The Passover seder at the start of the book represents freedom, the moon represents the continuity of the universe from one generation to another and numbers represent people exterminated during the Holocaust.
The book opens with the Passover seder that Hannah celebrates with her family. This represents their freedom to worship and celebrate as they wish, and is in sharp contrast to the denial of that freedom, as well as myriad other freedoms, during the Holocaust. That the celebration is of a seder is also symbolic. The author could have set the opening during a celebration of Hanukkah. Setting it during Passover underscores the freedom that Hannah’s family enjoys, as Passover celebrates the liberation from slavery in Egypt and the move towards becoming a united, free nation able to govern itself and celebrate as it wished.
Hannah looks out the window and sees that “a full moon was squeezed between two of the project's apartment buildings.” Later, when she is Gitl and living in a rural village, she sees that “the moon hung ripely between two heavy gray clouds.” The similar imagery of the moon hanging between two objects represents how the world is the same, even at the time of the horrors of the Holocaust and in modern day New Rochelle.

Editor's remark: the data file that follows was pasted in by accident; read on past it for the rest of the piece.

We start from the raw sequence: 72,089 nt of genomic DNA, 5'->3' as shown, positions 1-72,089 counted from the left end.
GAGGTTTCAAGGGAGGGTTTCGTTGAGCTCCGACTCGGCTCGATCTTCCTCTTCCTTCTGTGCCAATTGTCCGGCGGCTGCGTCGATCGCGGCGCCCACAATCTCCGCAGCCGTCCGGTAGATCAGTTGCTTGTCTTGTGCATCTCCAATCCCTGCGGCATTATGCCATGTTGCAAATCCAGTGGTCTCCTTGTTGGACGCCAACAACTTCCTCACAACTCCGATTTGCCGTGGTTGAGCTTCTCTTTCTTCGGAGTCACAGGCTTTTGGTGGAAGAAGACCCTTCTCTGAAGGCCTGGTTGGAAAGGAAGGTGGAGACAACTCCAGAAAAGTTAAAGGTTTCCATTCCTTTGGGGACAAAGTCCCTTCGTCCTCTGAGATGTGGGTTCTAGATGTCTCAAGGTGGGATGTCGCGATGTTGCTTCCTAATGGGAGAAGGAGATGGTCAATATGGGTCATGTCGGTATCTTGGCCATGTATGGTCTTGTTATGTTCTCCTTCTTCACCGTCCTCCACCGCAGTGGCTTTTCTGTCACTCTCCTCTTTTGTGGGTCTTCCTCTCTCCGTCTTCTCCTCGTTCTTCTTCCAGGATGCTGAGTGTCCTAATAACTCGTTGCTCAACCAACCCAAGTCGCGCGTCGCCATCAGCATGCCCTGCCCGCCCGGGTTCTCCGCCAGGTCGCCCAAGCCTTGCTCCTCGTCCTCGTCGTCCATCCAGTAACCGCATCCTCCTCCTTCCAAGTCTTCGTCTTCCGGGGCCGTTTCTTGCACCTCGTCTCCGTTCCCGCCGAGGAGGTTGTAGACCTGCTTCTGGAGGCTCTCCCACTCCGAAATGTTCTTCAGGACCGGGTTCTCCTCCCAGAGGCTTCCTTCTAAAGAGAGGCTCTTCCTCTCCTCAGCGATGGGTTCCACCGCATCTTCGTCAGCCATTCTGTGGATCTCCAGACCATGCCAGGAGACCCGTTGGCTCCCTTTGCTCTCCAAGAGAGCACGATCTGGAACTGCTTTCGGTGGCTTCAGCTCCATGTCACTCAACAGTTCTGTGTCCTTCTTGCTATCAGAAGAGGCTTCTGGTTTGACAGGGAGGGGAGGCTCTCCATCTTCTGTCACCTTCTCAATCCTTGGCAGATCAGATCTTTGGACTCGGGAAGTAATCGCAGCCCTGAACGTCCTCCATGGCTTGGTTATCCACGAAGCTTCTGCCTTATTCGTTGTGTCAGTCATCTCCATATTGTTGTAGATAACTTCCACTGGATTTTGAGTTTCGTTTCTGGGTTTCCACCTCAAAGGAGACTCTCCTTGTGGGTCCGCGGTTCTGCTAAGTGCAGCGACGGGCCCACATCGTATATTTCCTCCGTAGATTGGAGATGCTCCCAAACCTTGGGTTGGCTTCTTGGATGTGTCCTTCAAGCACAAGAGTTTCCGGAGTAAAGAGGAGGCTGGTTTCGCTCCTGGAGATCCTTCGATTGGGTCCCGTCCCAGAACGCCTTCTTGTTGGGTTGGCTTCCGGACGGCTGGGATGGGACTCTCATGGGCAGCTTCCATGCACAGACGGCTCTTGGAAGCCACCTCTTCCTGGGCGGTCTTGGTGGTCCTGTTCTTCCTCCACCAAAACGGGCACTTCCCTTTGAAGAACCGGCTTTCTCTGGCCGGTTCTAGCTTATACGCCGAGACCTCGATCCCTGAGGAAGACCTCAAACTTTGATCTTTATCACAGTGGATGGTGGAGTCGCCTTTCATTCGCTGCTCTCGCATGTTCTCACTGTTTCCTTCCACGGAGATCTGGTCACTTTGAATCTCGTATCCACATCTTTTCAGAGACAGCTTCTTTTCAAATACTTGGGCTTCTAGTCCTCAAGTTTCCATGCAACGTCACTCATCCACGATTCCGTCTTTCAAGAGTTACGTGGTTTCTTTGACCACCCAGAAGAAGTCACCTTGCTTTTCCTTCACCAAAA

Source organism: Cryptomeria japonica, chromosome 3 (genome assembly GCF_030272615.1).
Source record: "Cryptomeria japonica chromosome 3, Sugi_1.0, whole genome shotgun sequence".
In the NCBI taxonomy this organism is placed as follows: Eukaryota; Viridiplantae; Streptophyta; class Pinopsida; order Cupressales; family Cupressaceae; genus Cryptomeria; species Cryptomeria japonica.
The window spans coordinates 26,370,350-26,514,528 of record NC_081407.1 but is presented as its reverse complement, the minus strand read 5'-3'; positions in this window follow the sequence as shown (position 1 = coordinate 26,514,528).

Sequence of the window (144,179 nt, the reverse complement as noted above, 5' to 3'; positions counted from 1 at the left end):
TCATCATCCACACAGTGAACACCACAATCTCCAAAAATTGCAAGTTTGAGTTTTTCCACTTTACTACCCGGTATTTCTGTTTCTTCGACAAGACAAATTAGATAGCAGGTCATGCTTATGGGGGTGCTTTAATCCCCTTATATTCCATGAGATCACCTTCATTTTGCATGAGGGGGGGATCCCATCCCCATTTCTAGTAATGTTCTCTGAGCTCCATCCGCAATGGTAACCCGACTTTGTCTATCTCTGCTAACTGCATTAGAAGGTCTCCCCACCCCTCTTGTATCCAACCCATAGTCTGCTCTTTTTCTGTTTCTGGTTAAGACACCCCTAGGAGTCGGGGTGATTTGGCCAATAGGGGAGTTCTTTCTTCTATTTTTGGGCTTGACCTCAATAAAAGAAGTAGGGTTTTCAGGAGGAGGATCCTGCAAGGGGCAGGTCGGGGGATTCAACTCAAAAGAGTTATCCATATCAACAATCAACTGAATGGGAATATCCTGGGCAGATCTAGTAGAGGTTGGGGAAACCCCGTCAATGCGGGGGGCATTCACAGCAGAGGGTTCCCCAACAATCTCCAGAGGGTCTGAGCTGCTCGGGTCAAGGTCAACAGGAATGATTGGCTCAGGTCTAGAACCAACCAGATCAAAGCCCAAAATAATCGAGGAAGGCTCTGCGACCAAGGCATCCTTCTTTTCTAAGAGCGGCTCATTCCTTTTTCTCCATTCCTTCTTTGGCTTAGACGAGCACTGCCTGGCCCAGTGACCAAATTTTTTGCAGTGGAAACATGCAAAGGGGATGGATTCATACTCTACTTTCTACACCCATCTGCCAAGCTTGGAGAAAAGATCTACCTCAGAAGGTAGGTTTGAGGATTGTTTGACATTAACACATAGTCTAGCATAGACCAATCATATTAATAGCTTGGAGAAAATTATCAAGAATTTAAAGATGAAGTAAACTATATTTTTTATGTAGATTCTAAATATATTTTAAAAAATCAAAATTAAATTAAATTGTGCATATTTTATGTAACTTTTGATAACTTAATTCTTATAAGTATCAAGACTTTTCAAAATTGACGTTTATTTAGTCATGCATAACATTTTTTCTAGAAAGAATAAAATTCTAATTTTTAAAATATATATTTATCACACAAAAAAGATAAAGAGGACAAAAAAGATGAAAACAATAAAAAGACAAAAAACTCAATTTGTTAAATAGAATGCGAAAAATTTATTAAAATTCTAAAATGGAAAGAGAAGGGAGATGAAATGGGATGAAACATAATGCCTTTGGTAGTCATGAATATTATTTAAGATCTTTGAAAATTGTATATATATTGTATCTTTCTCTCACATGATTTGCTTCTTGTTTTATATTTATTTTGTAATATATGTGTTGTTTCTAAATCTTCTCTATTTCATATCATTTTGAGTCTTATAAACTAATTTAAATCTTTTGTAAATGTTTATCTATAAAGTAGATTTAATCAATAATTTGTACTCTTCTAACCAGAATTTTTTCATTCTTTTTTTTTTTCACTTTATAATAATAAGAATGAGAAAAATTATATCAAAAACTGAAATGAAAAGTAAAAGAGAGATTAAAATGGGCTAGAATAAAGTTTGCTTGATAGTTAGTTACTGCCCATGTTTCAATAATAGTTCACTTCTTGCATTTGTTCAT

Numbers play a key role as symbols that represent individual Jews who were killed or survived the camps and the aggregate of six million. The brand on Grandpa Will’s arm, the tattoo that Hannah writes on her own arm in ink, the book's title and her trying to tell the others when she is transported back in time are all representative of the unimaginable numbers of people killed.
"No, Rabbi, six million in Poland and Germany and Holland and France and ... "
"My child, such a number."